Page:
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Your search has returned 5 articles:
  • Feature

    Armor-Plated Puzzle

    A few years after Francis H. Crick and James D. Watson unveiled the structure of DNA in 1953, they rocked the fledgling field of molecular biology again with a bold notion: Viruses are, in part, structured as crystals are. That idea captivated Donald L.D. Caspar and Aaron Klug, who then systematically applied what they knew about crystal geometry to classify and predict the structures that...

    08/29/2005 - 10:49 Numbers
  • Feature

    Empty Nets

    In the 1850s, 43 schooners from a single port, Beverly, Mass., plied the North Atlantic's Scotian shelf, which is prime cod territory in Canadian waters. Over the sides of the ships, crews dropped lines with single hooks and doggedly jigged their bait along the seafloor to entice the big predatory fish. Although the combined fleet used fewer than 1,200 hooks, the ships' logs indicate that...

    05/31/2005 - 18:30 Ecology
  • News

    Small World After All: Short e-mail chains reach targets worldwide

    Six degrees of separation—the notion that every person on the planet can reach every other through a chain of about six social ties—has been borne out by the first large-scale study of social networks.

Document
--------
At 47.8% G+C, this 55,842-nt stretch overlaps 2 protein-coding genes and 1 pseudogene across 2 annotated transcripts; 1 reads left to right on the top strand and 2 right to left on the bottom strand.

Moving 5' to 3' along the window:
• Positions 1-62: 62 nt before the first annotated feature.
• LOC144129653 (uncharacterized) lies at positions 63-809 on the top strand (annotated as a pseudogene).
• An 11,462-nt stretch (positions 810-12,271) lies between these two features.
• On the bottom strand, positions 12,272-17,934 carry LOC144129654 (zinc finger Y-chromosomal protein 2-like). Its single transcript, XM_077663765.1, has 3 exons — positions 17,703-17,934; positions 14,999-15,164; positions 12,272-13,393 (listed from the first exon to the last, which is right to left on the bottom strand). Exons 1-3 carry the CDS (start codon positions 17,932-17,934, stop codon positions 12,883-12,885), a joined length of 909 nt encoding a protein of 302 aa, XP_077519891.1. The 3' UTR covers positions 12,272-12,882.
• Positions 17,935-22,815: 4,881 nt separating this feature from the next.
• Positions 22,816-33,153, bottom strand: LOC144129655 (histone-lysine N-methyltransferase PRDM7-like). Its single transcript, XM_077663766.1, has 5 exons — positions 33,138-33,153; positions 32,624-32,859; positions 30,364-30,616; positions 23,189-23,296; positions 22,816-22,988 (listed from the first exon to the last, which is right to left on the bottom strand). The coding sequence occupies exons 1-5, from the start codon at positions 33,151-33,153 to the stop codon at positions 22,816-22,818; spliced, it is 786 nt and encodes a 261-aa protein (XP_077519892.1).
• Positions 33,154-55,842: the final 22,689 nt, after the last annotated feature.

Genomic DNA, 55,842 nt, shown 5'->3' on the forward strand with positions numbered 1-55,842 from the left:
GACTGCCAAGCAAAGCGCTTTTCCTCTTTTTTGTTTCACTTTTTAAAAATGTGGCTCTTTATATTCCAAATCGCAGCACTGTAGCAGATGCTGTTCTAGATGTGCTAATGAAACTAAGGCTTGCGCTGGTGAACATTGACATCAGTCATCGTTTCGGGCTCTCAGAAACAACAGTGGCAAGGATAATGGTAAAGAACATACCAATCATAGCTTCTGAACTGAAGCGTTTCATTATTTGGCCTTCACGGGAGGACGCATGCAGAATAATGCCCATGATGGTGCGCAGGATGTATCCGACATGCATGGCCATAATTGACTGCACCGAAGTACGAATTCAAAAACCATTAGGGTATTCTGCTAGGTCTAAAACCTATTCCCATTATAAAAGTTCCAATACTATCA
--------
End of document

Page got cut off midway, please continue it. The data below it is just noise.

The more than 24,000 e-mail users who participated in the study were randomly assigned one of 18 targets in 13 countries, including a police officer in Australia, a veterinarian in the...

    08/13/2003 - 14:13 Humans & Society
  • News

    Making machines from genes

    It's been a while since DNA just encoded genes. During the past decade, scientists have found ways to use this celebrity of molecular biology as an electrical wire (SN: 7/13/96, p. 26), a girder for making elaborate structures, and a computing device. (SN: 8/14/99, p. 104) (SN: 9/18/99, p. 181).

    In a new twist for the helical molecule, DNA takes on a role of power. It's the fuel...

    06/16/2003 - 15:05 Technology
  • News

    Flame retardants morph into dioxins

    From Hamburg, Germany, at a meeting of the Society of Environmental Toxicology and Chemistry–Europe

    Polybrominated diphenyl ethers (PBDEs) make up a family of common flame retardants for plastics, foams, and fabrics. Nearly ubiquitous in air and water, these pollutants have gained notoriety for accumulating not only in wildlife but also in human blood and breast milk (SN: 10/13/01, p....

    05/20/2003 - 13:01 Earth & Environment